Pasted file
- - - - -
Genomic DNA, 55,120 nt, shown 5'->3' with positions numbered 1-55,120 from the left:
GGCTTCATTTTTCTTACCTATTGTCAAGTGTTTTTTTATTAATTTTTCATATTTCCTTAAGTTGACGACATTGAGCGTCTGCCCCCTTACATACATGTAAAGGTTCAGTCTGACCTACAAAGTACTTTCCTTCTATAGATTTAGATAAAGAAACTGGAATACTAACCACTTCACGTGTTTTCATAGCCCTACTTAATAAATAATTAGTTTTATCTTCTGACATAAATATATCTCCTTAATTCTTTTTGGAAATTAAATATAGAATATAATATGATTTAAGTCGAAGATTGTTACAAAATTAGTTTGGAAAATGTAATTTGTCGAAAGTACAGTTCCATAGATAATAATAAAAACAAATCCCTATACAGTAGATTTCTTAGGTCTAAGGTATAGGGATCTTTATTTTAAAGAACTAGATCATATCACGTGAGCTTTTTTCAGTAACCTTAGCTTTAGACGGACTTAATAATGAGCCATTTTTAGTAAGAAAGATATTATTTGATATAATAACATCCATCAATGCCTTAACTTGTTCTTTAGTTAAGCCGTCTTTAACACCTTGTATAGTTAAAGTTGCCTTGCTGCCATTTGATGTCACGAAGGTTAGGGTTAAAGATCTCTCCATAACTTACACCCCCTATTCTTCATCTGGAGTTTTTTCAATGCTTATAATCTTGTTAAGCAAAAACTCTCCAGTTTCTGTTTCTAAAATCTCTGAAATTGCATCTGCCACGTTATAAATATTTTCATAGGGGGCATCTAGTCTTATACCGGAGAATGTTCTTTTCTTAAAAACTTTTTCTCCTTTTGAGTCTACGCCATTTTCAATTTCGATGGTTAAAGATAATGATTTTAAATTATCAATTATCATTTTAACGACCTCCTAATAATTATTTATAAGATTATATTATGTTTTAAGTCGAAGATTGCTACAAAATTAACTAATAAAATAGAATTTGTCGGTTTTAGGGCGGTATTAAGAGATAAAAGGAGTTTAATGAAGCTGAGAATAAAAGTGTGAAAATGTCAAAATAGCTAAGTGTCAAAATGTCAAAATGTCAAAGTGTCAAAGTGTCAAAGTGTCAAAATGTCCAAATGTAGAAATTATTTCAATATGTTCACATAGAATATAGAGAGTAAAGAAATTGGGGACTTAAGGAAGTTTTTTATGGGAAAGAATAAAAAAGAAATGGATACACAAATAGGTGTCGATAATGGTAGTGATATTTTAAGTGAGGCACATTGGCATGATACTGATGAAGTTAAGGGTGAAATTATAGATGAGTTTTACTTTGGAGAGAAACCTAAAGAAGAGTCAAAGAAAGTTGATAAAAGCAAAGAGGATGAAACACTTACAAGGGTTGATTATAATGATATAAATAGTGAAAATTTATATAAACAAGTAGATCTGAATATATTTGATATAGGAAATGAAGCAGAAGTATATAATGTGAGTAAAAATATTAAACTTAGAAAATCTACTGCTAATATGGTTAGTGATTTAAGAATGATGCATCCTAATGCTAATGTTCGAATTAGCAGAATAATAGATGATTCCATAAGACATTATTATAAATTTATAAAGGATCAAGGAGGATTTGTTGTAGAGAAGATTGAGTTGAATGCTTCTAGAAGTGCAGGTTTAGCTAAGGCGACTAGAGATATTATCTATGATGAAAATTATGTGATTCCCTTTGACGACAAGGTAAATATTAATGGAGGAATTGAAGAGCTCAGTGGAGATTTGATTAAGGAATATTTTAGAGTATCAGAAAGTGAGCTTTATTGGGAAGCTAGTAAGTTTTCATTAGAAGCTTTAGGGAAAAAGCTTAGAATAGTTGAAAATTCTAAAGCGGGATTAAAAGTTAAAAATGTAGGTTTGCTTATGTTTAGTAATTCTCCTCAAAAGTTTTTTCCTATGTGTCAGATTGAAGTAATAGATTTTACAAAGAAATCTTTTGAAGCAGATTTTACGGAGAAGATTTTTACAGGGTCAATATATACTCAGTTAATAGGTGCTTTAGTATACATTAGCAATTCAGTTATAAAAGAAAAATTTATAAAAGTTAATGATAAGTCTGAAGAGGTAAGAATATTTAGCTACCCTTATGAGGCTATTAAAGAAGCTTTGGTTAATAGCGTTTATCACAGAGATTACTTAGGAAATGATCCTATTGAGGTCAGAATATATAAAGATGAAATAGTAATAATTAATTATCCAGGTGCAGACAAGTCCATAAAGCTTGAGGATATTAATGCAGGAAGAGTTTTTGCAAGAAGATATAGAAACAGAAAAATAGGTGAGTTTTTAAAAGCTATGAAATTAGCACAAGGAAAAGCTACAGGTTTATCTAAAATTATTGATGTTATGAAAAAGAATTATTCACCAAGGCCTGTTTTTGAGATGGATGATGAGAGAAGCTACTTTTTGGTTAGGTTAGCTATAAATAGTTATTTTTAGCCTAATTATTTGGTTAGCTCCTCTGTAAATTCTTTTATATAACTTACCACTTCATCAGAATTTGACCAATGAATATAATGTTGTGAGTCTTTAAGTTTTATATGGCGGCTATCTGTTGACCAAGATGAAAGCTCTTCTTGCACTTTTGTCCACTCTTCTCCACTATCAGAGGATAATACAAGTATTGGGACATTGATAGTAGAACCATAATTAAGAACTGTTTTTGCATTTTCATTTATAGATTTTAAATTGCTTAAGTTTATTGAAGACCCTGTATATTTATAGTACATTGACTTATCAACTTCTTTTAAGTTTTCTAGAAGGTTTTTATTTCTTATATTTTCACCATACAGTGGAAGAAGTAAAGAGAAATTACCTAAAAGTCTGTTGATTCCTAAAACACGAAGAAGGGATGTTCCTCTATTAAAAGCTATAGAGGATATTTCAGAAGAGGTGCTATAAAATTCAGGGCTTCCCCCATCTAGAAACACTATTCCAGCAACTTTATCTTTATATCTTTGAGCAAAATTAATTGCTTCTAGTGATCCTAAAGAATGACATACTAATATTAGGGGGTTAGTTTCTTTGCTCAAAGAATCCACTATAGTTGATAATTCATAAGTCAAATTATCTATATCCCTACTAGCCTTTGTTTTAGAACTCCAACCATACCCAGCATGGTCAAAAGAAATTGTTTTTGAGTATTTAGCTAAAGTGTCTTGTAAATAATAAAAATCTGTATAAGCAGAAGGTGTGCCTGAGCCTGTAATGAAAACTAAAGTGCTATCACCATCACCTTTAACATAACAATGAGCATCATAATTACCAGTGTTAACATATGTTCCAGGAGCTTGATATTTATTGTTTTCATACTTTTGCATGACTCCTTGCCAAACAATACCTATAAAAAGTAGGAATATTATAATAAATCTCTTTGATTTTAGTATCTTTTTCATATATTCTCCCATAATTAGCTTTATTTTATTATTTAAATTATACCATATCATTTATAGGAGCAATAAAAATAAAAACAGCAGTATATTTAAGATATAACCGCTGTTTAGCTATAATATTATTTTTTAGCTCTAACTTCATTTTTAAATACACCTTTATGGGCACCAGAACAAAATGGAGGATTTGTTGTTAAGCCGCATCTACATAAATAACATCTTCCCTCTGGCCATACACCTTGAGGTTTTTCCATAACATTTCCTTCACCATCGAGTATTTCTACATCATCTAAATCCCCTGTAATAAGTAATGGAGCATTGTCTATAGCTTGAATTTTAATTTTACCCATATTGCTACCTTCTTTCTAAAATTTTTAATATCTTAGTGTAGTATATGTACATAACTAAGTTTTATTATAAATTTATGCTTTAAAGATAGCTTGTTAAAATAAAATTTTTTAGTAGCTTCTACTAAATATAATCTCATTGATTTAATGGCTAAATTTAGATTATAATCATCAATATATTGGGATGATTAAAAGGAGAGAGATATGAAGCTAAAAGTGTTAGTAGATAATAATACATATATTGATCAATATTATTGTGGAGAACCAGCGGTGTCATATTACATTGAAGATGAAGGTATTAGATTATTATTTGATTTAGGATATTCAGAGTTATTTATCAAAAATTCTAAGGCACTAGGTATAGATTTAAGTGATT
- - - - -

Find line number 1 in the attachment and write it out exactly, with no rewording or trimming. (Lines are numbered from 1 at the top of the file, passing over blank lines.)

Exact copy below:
Genomic DNA, 55,120 nt, shown 5'->3' with positions numbered 1-55,120 from the left: